That was the real tragedy today IMO ... they are so aclimatised to the cheese tyres that now dont push even when they can :(


The teams anticipating cheese tyres means that the cars are chronically underfuelled. Even if the tyres perform better than usual, the fuel will hold them back anyway. No refuelling has also added to this new endurance F1.

Edited by Disgrace, 28 October 2012 - 20:02.


#7 PretentiousBread

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Posted 28 October 2012 - 20:27

Wow, did anyone see Hamilton's post race interview with the BBC? He was positively beaming, mainly on account of the tyres holding up, enabling him to push the whole race. He says that's what he trains to do, and that it's a much bigger challenge than driving around looking after your tyres (all things that I repeated ad nauseum the past two years, but was sadly very much in the minority in believing in). Maybe that's why he's been looking so glum the past couple of years, and actually had nothing to do with intra team tensions, contractual negotiations, woman trouble etc. ;)

For those who can view it, it's the video at the bottom:

http://www.bbc.co.uk...rmula1/20116938

#8 KingB

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Posted 28 October 2012 - 20:33

They have to build tyres, that work longer and better the more you push :lol:

#9 study

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Posted 28 October 2012 - 20:39

Wow, did anyone see Hamilton's post race interview with the BBC? He was positively beaming, mainly on account of the tyres holding up, enabling him to push the whole race.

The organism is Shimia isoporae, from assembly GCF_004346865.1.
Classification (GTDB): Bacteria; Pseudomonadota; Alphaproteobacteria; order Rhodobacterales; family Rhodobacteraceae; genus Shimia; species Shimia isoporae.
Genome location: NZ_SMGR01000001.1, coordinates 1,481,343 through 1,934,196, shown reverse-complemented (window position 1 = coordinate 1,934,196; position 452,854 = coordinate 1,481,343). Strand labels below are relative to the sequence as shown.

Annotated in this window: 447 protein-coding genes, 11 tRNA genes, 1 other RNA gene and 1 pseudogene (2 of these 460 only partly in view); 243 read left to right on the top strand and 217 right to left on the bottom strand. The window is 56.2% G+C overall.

I thought it was to do with beating Button :cat:


#10 PretentiousBread

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Posted 28 October 2012 - 20:44

I thought it was to do with beating Button :cat:


He beats Button more often than not but still looks like he can't much be arsed. I was obviously being facetious saying that was the reason he had been glum previously. Honestly though, I think his post race demeanour today was a product of feeling free of McLaren, but also having such a satisfying race because of the tyres, it's like it's put the spring back in his step.

#11 PretentiousBread

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Posted 28 October 2012 - 20:47

They have to build tyres, that work longer and better the more you push :lol:


The Bridgestones were almost like that. The faster you went, the more hysteresis occurred, offering up more chemical grip the harder you pushed. Pirelli is the opposite - the harder you push the more they degrade and the slower you go.

#12 917k

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Posted 28 October 2012 - 20:57

This is exactly the type of race [and the last three as well] that the ''purists'' have been aching for.

I've watched for 35 years and the 1st half of this season was superb, all gimmickry aside. The later half, well, it's F1 as most of the world has known it for decades - pole man leads every lap and no real drama.

As a non-purist, I loved tires that disintegrated after 10 laps and drivers that came on the radio screaming '' the fronts are GONE!.''

#13 as65p

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Posted 28 October 2012 - 21:06

I'm beginning to think we should reduce the amount of live info that is available to the team. Let's see the drivers adjust the clutch bite point by, uh, using the clutch paddle. Let's see them figure out the tire target laptime by driving the car. Etc.

If it's too figured out, it becomes driving-by-numbers.


Never thought of such an idea, but I have to say it sounds great. Not sure it would be policeable though.